This is part three of an educational series about active and passive connective tissues and their ability to move: your flexibility. In Part I we addressed WHY flexibility was important, and the two factors limiting your flexibility. In Part II, we discussed neurological restriction and a few basics ways to keep it at bay. Today we will discuss WHEN to address neurological tension.
What do I stretch for an overhead squat? I get this question more than “how much does this bar weigh?” Here’s my answer: Whatever is tight.
Your body is an interconnected system that gives you options for certain movements. Some of those options are better and less damaging than others. An overhead squat requires the greatest range of motion of both hips and shoulders of any movement we have. You’ve got to be strong, mobile, and co-ordinated. So what do you stretch?
You stretch what’s tight. Some of you have your problem areas and you MUST work those. Others have an American range of motion… shoulders tied down, tight hips, and a stiff ribcage. When you no longer have a “problem area” you then a “training area” and have to deal with training stiffness. This is the increased muscular tension after a tough workout, defined as one aspect of neurological tension from the previous post.
Sometimes, it’s more beneficial to stretch what’s been worked, not what’s ABOUT to work. Delayed onset muscle soreness (DOMS) is a phenomenon of the immune and nervous systems that causes tension and tenderness of a worked muscle. When we work out, we damage muscle tissue. The immune system sends in an inflammatory response to repair the damage. This inflammation creates the tenderness we notice. With the small damage, there is a small decrease in the strength of the muscle, thus your nervous system shortens the muscles to protect them from being damaged again. Commonly, DOMS is most significant in the 24-72 hour range with a peak at 48 hours.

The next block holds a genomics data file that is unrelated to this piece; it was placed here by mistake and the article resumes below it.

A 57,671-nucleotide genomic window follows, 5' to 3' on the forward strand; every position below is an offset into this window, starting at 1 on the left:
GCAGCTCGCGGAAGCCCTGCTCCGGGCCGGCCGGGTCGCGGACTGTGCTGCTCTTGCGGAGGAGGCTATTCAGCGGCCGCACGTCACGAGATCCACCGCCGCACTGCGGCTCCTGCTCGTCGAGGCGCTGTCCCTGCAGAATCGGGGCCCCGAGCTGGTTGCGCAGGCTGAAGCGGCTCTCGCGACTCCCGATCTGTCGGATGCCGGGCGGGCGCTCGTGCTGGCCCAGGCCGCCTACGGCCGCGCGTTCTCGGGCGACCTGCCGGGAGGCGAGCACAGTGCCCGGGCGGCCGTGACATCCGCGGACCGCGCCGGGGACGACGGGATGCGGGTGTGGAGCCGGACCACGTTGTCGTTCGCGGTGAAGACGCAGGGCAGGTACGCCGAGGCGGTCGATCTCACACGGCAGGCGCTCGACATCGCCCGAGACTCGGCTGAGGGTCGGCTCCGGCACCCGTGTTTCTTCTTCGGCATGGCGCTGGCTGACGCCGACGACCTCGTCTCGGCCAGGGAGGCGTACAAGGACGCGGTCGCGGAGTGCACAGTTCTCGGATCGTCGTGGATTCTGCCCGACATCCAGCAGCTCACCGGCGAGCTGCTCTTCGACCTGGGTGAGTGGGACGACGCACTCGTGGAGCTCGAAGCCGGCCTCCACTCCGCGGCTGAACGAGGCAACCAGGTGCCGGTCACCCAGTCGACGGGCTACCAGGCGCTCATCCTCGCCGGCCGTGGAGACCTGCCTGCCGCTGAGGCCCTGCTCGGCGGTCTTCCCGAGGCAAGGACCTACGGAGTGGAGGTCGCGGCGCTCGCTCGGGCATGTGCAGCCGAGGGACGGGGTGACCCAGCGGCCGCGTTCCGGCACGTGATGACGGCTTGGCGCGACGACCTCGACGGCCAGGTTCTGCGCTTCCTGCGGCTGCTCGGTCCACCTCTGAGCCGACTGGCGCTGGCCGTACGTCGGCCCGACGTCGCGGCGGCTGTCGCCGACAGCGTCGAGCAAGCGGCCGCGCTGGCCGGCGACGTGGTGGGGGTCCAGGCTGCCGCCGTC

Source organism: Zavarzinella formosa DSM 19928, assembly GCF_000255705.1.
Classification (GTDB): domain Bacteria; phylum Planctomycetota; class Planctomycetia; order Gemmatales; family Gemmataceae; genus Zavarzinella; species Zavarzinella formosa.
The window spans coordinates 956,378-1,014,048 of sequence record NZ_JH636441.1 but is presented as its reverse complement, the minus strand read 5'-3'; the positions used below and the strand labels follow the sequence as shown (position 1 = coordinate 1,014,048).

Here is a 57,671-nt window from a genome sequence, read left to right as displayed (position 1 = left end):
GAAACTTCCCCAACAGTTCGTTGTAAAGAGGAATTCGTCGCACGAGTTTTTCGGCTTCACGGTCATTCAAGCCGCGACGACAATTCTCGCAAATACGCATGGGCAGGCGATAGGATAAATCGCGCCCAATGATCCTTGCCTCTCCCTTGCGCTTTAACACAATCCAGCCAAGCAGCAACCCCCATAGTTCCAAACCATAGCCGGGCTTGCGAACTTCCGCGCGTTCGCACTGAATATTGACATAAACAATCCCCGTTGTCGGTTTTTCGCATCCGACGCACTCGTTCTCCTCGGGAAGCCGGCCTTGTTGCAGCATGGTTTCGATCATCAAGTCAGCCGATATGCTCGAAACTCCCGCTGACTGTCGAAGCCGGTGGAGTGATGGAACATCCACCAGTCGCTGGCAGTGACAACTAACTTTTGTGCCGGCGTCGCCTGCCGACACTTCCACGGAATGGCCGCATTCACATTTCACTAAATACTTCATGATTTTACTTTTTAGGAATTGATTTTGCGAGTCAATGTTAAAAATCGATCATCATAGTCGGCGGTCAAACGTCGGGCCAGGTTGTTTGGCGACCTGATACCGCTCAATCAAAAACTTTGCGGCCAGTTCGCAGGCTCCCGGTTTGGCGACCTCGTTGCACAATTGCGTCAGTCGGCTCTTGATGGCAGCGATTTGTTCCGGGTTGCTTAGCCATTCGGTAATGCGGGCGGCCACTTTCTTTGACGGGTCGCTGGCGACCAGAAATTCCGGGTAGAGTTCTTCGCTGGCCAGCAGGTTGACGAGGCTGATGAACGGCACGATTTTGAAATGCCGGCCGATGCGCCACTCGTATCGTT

Tuesday had a load of deadlifts and kettlebell swings. Both are POTENT exercises to strengthen the hips/hamstrings/low back (aka posterior chain). As a result, that area will likely have the greatest DOMS today (two days later). Increased tension in the hip/hamstring/low back region will limit hip flexion and thus limit depth of the squat. As well, the lats cross the low back and tie into the gluteus maximus (butt muscle) on the opposite side (aka posterior functional sling). When the gluteus gets DOMS from some deadlifts it can pull on the latissimus as you enter the squat and pull the shoulders down resulting in a drop of the bar forward.
This video explains the posterior functional sling, it’s ability to limit the overhead squat, and some foam rolling work to help mobilize this area.
*Disclaimer: Flexion and rotation are acceptable movements for foam rolling in a healthy spine. You should feel more free and mobile after a brief foam rolling session like this. If you feel tighter or more uncomfortable after foam rolling, you may have an unhealthy or symptomatic spine and need some professional assistance. Be sure to let your coach know.
In conclusion, mobilize what is tight. When you have problem areas, work them. When you’re generally fit and healthy, you’re going to have training areas that are undergoing DOMS from earlier workouts in the week. Focus your mobilization on your DOMS areas with some foam rolling/lax ball work. It’ll be a little uncomfortable, but you’ll survive.